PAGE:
Buildings

Energy-efficient, tech-savvy, and built to last

Constructing and retrofitting buildings to be energy-efficient presents many unique challenges, including using the latest building technology in structures that will exist for the next 100 years.

Bright ideas for cost-savings

Bright ideas for cost-savings  Lighting consumes approximately 22% of the energy used in the U.S. Switching to daylight or LEDs can improve how people feel, learn, see—and shows immediately as savings on their energy bills.

Lighting consumes approximately 22% of the energy used in the U.S. Switching to daylight or LEDs can improve how people feel, learn, see—and shows immediately as savings on their energy bills. Research and technology centers in New York State help technology developers; promote objective evaluation of lighting technology; provide technical training for lighting designers; and improve decision-making for residential, commercial, and industrial building owners.

Bringing HVAC into the next century

Bringing HVAC into the next century Buildings actively influence their surroundings. In New York City, for example, buildings are responsible for approximately three-quarters of the greenhouse gas emissions citywide through the use of heating fuel, natural gas, and electricity.
Buildings actively influence their surroundings. In New York City, for example, buildings are responsible for approximately three-quarters of the greenhouse gas emissions citywide through the use of heating fuel, natural gas, and electricity. New technology options are needed to increase comfort and minimize energy losses. Technologies may include efficiently distributing heating and cooling with air source heat pumps, integrating renewable energy such as solar and geothermal into building HVAC systems, or incorporating state-of-the-art system controls.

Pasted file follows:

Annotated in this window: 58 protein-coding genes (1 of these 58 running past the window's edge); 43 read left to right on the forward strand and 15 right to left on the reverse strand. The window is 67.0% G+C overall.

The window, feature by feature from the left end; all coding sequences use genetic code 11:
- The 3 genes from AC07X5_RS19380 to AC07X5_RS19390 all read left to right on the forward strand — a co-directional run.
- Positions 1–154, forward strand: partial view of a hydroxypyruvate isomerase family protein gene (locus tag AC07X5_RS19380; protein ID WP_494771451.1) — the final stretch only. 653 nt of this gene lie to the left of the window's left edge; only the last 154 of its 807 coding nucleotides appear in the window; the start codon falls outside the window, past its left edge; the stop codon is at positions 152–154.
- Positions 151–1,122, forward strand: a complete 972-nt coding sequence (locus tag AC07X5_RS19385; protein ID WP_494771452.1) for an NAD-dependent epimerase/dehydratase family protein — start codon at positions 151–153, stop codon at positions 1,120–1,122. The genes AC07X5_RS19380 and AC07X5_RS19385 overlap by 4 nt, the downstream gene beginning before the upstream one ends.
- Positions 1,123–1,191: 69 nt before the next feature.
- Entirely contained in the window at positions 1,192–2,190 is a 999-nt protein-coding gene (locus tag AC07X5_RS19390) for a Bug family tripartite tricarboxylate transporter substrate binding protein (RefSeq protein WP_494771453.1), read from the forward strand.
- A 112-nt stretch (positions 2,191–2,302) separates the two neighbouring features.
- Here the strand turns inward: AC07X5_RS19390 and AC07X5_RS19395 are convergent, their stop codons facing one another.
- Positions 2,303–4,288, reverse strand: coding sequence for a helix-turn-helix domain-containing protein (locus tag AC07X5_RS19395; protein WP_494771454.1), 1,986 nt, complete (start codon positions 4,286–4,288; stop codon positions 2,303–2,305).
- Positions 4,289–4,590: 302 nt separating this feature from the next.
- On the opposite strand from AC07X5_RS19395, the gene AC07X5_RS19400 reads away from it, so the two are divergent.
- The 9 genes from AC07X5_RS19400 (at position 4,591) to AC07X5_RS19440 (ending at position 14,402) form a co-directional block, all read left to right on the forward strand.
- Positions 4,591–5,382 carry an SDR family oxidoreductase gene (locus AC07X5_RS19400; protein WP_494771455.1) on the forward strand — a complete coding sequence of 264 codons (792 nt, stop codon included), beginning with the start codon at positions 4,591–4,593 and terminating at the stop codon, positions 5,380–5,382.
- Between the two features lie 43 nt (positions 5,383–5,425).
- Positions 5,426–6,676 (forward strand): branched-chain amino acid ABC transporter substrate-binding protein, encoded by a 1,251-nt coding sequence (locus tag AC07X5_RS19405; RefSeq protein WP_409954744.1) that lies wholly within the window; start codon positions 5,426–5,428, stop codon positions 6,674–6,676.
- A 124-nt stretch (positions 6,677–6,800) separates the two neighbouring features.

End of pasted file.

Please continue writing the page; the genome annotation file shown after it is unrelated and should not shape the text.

Rethinking energy services

Innovators have ideas that could change the energy landscape.
Innovators have ideas that could change the energy landscape. New business models could make them happen, such as developing an automated monitoring product that helps with energy efficiency or a service that helps building owners track and control their energy use and identify opportunities for efficiency.

Do you behave yourself?

Energy-saving products may perform well in a building, but not sell. Why? The behavior of people can affect if the marketplace adopts a technology and how it is used. Therefore, examining behavioral approaches could help New Yorkers more effectively design and implement clean energy.

 

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Energy Storage Program

Engaging individuals and organizations involved in building, installing, integrating, or researching energy storage technology.

Advanced Buildings Program

Developing energy-efficient, building-related technology, including next-generation HVAC and smart building technologies, and business models for residential, multifamily, and commercial buildings.